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Re: Review of http://www.w3.org/TR/2007/WD-access-control-20071126/

From: Anne van Kesteren <annevk@opera.com>
Date: Wed, 09 Jan 2008 12:48:47 +0100
To: "David Orchard" <dorchard@bea.com>, "WAF WG (public)" <public-appformats@w3.org>
Cc: www-tag@w3.org
Message-ID: <op.t4nu3ly764w2qv@annevk-t60.oslo.opera.com>

On Wed, 09 Jan 2008 01:30:27 +0100, David Orchard <dorchard@bea.com> wrote:
> PEP in the client
> I'm concerned about the decision to have the client be a PEP, and the
> commensurate need to create a new policy language.  The Security Context
> Working Group member Tyler's comments [2] and the extended discussion
> have not convinced me that his proposed simplification, or some other
> similar proposal, is not worth pursuing.  I support continued
> examination of a server-side only PEP. I believe this is issue #20 afore
> the WG.

Given that the client is already the PEP I don't see how you can move all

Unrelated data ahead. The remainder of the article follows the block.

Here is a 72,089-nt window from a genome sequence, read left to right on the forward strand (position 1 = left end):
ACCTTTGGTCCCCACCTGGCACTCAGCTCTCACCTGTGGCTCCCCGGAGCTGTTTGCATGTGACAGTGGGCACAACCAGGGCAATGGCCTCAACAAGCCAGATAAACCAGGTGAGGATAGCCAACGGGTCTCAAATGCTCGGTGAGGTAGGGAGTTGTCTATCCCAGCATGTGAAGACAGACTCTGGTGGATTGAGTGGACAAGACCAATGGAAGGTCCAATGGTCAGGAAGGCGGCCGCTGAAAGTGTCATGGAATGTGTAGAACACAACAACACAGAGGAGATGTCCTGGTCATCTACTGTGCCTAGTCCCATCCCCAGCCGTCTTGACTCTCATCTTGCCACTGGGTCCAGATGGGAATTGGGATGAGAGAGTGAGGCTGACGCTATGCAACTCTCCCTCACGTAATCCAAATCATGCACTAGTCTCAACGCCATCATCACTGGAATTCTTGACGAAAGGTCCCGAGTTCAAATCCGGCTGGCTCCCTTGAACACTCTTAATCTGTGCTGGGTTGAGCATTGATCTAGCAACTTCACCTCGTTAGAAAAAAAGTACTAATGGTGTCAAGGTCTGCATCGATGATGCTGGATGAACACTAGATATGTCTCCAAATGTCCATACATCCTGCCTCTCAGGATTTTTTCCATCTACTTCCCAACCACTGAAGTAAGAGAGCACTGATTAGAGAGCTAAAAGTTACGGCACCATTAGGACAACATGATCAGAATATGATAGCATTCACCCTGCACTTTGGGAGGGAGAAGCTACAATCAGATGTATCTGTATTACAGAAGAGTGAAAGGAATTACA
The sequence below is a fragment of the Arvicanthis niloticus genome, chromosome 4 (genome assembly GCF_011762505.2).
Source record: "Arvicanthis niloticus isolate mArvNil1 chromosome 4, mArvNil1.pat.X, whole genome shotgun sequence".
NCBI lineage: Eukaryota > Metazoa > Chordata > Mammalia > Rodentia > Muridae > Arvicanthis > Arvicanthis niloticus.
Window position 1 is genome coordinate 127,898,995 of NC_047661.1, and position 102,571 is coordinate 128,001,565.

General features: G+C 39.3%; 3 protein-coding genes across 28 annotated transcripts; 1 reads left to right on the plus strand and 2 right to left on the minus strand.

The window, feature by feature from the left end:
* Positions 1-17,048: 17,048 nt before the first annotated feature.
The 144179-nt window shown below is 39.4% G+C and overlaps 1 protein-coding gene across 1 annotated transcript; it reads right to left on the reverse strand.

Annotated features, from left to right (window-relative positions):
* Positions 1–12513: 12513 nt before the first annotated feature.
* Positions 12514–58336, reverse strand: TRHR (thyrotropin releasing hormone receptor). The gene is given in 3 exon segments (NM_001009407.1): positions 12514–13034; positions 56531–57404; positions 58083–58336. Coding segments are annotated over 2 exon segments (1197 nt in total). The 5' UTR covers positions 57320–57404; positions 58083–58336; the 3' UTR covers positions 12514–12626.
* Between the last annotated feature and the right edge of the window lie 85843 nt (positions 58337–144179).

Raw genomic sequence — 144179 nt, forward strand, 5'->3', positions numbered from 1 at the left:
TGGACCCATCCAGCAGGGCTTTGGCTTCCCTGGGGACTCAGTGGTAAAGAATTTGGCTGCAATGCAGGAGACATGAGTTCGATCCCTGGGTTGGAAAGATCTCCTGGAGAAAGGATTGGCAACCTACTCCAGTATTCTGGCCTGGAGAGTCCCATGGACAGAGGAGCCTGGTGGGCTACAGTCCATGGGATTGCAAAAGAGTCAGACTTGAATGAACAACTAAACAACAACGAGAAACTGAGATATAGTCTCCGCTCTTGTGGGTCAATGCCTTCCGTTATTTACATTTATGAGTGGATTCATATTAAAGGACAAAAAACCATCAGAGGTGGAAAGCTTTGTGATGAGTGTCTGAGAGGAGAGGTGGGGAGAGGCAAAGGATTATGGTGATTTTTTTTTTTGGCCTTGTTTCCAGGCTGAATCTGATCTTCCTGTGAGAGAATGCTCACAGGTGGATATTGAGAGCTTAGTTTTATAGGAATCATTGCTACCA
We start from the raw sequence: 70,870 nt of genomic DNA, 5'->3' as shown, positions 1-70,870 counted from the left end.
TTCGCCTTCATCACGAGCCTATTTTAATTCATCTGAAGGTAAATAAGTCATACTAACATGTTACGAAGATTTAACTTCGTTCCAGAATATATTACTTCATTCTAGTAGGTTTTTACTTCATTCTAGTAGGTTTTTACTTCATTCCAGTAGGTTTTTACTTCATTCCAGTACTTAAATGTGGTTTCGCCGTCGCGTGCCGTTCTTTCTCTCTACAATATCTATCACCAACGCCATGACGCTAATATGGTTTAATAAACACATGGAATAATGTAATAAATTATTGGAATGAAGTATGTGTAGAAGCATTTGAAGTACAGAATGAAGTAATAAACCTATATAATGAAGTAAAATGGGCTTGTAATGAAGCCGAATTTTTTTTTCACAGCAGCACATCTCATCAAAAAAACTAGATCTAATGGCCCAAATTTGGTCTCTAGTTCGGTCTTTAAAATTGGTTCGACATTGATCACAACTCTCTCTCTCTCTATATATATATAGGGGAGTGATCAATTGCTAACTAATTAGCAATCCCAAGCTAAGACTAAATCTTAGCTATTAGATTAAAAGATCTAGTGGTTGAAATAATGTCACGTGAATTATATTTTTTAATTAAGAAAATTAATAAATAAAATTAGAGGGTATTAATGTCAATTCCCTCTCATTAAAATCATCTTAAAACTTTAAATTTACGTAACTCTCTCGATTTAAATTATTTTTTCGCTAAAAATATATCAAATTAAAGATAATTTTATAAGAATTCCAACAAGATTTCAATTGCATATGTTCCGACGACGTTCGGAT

that to the server-side without introducing serious problems.


> Algorithm I believe that specifying algorithms in the style of the  
> document suffer
> from significant drawbacks, particularly that there may be
> implementations that can achieve the desired functionality that do not
> follow the algorithm as written.

Specifications are free to implement them in whatever way they want as  
long as they give the same output the specification would give for any  
given input. This is part of the conformance criteria.


> [...] In general, I would like to see each of the items
> defined and what the full set of constraints on each item are. There